quinta-feira, 11 de junho de 2009

OMNI Book Of Science Fiction


By now, OMNI doesn’t have to prove itself to anybody.

But when OMNI was the new kid on the block in 1978, the established science fiction magazines scoffed—who was Bob Guccione to come out of nowhere and dare to start a science magazine with fiction? What did he know of science fiction?

Well, he had the acumen to hire Ben Bova, award-winning editor of Analog as OMNI’s first fiction editor. Bova immediately made his mark on the magazine, initiating a policy of publishing original, exciting and thought-provoking fiction.

This tradition continues six years later. OMNI’s science fiction has influenced the field since the first issue hit the stands October 1978. In this anthology, almost half the stories are award finalists and/or were chosen for “Best of the Year” anthologies.

The humor story poses great difficulty for a science fiction editor in that it is hard to find. Possibly because humor is so hard to write well and because what one finds humorous is so subjective. Or maybe it’s because the future just doesn’t seem funny any more. In any case, OMNI has published its share of humorous stories and several of these are reprinted here. A few will provide belly laughs, some have a nasty little edge, and most are concerned, under the chuckles, with deadly serious themes.


Contents
THE WAY OF CROSS AND DRAGON - George R.R. Martin
THE THOUSAND CUTS - Ian Watson
SERPENT'S TEETH - Spider Robinson
BOUNDARY ECHOES - John M. Ford
WITH THE ORIGINAL CAST - Nancy Kress
OUR LADY OF THE SAUROPODS - Robert Silverberg
GOING UNDER - Jack Dann
SIGMUND IN SPACE - Barry N. Malzberg
THE INVITATION - Paul J. Nahin
UNACCOMPANIED SONATA - Orson Scott Card
THE MICKEY MOUSE OLYMPICS - Tom Sullivan
I AM LARGE, I CONTAIN MULTITUDES - Melisa Michaels
THE LURKING DUCK - Scott Baker
HINTERLANDS - William Gibson
SISTER ANGEL - Kate Wilhelm
PROCREATION - Gene Wolfe
EASY POINTS - Kathleen V. Westfall
WHEN AULD'S ACQUAINTANCE IS FORGOT - Harlan Ellison
THE ANCIENT MIND AT WORK - Suzy McKee Charnas


The Fourth OMNI Book Of Science Fiction por Ellen Datlow [ Download ]






As a result of the enormous popularity of the first four OMNI BOOKS OF SCIENCE FICTION, there will be many more volumes.

This is quite heartening news. I happen to love the short story form, and I think that it's crucial for publishers and editors to support this literary genre.

Most science fiction writers begin their careers writing short stories—simply for the reason that they are short, and therefore less of an investment in time than a novel. Writing stories is excellent training. And because of their length, established writers can continue to experiment with style or structure. To realize you've failed in intent after thirty pages is a lot less devastating than after several hundred pages.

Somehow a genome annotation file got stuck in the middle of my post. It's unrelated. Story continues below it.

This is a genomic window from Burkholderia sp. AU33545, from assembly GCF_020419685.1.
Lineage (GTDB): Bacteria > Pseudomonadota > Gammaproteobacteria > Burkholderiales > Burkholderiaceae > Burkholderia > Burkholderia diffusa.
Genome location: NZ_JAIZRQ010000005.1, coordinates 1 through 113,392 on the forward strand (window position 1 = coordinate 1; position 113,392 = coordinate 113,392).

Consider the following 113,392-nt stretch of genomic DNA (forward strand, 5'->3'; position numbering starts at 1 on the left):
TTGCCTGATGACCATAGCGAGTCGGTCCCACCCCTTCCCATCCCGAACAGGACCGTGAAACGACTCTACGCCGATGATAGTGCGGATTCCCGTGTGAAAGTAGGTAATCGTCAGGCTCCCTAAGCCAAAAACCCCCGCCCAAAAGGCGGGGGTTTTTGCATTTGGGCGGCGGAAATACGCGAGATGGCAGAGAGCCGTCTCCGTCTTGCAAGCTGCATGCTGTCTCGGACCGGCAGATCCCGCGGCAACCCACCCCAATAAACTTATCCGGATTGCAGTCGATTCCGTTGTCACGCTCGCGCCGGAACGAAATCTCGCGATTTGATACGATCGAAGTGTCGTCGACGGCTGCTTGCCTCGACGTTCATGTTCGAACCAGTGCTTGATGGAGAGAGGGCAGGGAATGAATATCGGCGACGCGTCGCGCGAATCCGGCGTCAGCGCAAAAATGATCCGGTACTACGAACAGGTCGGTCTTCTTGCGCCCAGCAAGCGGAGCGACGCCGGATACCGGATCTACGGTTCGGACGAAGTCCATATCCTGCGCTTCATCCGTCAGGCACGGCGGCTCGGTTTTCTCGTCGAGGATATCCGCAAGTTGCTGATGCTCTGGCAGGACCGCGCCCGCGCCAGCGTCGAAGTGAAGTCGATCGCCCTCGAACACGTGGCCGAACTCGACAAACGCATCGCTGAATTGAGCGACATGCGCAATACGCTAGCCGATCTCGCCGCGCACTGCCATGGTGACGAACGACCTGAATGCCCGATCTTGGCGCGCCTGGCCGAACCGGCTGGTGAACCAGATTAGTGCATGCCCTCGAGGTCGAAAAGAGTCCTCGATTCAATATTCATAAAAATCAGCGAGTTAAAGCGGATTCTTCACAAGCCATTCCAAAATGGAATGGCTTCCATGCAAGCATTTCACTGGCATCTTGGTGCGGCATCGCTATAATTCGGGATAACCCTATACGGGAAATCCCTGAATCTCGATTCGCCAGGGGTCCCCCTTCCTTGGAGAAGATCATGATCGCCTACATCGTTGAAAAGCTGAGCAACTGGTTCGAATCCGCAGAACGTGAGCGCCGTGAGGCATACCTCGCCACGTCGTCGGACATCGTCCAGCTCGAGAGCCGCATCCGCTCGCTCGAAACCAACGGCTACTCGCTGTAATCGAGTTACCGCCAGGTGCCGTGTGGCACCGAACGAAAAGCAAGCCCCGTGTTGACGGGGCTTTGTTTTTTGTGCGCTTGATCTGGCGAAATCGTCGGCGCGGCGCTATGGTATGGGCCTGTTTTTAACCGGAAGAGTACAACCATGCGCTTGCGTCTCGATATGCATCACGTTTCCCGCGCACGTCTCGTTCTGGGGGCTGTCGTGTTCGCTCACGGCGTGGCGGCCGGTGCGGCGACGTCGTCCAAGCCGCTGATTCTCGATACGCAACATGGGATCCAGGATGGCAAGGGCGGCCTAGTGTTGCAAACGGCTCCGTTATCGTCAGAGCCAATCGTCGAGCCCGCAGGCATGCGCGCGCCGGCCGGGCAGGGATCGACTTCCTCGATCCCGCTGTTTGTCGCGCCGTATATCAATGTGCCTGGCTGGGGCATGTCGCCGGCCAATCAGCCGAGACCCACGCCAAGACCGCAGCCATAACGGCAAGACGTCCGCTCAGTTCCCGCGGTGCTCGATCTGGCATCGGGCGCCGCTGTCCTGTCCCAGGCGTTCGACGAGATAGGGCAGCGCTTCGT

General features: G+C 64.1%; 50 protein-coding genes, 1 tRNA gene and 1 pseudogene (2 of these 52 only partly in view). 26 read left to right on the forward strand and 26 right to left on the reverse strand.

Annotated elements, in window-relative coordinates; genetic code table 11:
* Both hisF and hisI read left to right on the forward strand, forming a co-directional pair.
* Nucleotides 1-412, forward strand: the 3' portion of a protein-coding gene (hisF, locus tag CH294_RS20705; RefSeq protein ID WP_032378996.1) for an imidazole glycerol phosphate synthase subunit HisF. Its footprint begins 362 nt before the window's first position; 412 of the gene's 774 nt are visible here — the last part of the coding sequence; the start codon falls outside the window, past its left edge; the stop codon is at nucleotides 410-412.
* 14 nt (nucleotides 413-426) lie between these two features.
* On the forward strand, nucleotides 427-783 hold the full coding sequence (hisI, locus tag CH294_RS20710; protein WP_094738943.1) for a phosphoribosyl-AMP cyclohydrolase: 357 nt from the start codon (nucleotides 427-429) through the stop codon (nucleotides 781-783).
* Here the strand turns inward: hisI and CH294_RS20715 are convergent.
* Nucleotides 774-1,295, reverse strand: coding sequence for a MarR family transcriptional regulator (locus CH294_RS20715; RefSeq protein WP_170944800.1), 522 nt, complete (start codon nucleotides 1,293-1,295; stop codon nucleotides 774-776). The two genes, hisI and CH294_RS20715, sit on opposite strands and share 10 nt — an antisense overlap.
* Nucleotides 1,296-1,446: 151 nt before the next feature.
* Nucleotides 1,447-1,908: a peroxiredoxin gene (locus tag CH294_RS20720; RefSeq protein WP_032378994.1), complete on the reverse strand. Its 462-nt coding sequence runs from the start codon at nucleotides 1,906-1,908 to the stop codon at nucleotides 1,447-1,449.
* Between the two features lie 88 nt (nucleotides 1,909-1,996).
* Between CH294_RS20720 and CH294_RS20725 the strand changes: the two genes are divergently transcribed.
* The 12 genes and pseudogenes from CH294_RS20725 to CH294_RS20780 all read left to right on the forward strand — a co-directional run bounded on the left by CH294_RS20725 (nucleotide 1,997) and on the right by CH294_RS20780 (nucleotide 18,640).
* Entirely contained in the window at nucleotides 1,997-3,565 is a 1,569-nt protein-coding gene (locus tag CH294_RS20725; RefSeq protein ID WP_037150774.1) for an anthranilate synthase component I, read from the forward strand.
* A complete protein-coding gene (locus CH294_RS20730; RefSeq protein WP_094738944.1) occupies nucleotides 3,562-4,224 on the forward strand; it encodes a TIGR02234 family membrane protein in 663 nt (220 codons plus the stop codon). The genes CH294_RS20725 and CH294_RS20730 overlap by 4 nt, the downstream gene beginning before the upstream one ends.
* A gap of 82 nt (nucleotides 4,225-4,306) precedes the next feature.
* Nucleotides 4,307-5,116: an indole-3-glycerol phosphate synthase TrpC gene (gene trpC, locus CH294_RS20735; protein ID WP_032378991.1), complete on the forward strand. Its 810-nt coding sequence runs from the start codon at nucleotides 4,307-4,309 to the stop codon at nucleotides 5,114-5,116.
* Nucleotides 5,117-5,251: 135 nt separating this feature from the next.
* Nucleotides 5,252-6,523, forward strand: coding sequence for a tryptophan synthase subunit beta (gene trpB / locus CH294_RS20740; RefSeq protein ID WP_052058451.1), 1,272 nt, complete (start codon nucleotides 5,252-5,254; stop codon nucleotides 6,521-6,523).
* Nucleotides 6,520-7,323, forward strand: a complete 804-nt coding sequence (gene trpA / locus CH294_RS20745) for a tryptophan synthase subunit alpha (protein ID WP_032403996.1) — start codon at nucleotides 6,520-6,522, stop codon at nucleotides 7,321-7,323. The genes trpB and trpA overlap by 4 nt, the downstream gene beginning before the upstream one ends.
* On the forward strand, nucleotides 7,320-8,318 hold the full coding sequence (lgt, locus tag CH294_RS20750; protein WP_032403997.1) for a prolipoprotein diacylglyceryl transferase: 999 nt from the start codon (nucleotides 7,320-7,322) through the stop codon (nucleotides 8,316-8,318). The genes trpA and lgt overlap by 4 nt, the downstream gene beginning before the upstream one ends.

Short story editors have more of a leeway than book editors in buying and publishing something unconventional or difficult.
Magazine editors, like myself, are putting together a package, and each story we buy does not make or break our magazine (or anthology).
On the other hand, book editors have less literary license. Each and every book must be viewed as a money-maker or loser.

The market for science fiction stories whether in magazines or anthologies, has always been better than for mainstream short stories. A long tradition has developed which continues to this day.

Like most editors, I have certain writers whom I publish regularly—people I affectionately refer to as my stable. These are the writers whom I can consistently count on for the kind of story I want in OMNI.
Some of those writers are included in this book. Robert Silverberg, the consummate professional, is one of the few established novelists I know who still writes several short stories a year (more than I can publish).

But OMNI does not only publish grand masters like Silverberg. William Gibson is one of the most promising young writers in science fiction today, and OMNI took a strong interest in helping him develop his talent. His first novel, NEURO-MANCER, won the Nebula and Hugo Awards. Now, Gibson is being wooed away by book publishers, so that I have to charm, cajole, threaten and just plain drive him crazy in order to keep him writing short fiction for OMNI. Howard Waldrop is another young writer.

He is at his best with short fiction, and writes wonderful quirky little stories like the one included here. Marc Laidlaw was a very persistent teenager from whom I finally bought "400 Boys" after several complete overhauls. It was the first story I bought from him, and judging from his other stories of the past few years, his versatility is startling. Gregg Keizer's first story was published in OMNI in 1982, and I’ve bought three more since then. The last piece in the book, "Lunatic Bridge," is a novelette by Pat Cadigan, who is another regular OMNI contributor. It has never been published before.

The only thing these fourteen stories have in common is that they are all quite powerful in very different ways. I believe they prove how important the science fiction story continues to be, not only within the genre, but to literature.
Ellen Datlow


Contents
Multiples - Robert Silverberg
Man-Mountain Gentian - Howard Waldrop
Returning - Homelan Watson
Triceratops - Kono Tensei
New Rose Hotel - William Gibson
Adagio - Barry B. Longyear
Track of a Legend - Cynthia Felice
Prime Time - Norman Spinrad
Edges - Gregg Keizer
The Songbirds of Pain - Garry Kilworth
The Changed Man and the King of Words - Orson Scott Card
400 Boys - Marc Laidlaw
Seventh Sense - Robert Haisty
Lunatic Bridge - Pat Cadigan


The Fifth Omni Book of Science Fiction por Ellen Datlow [ Download ]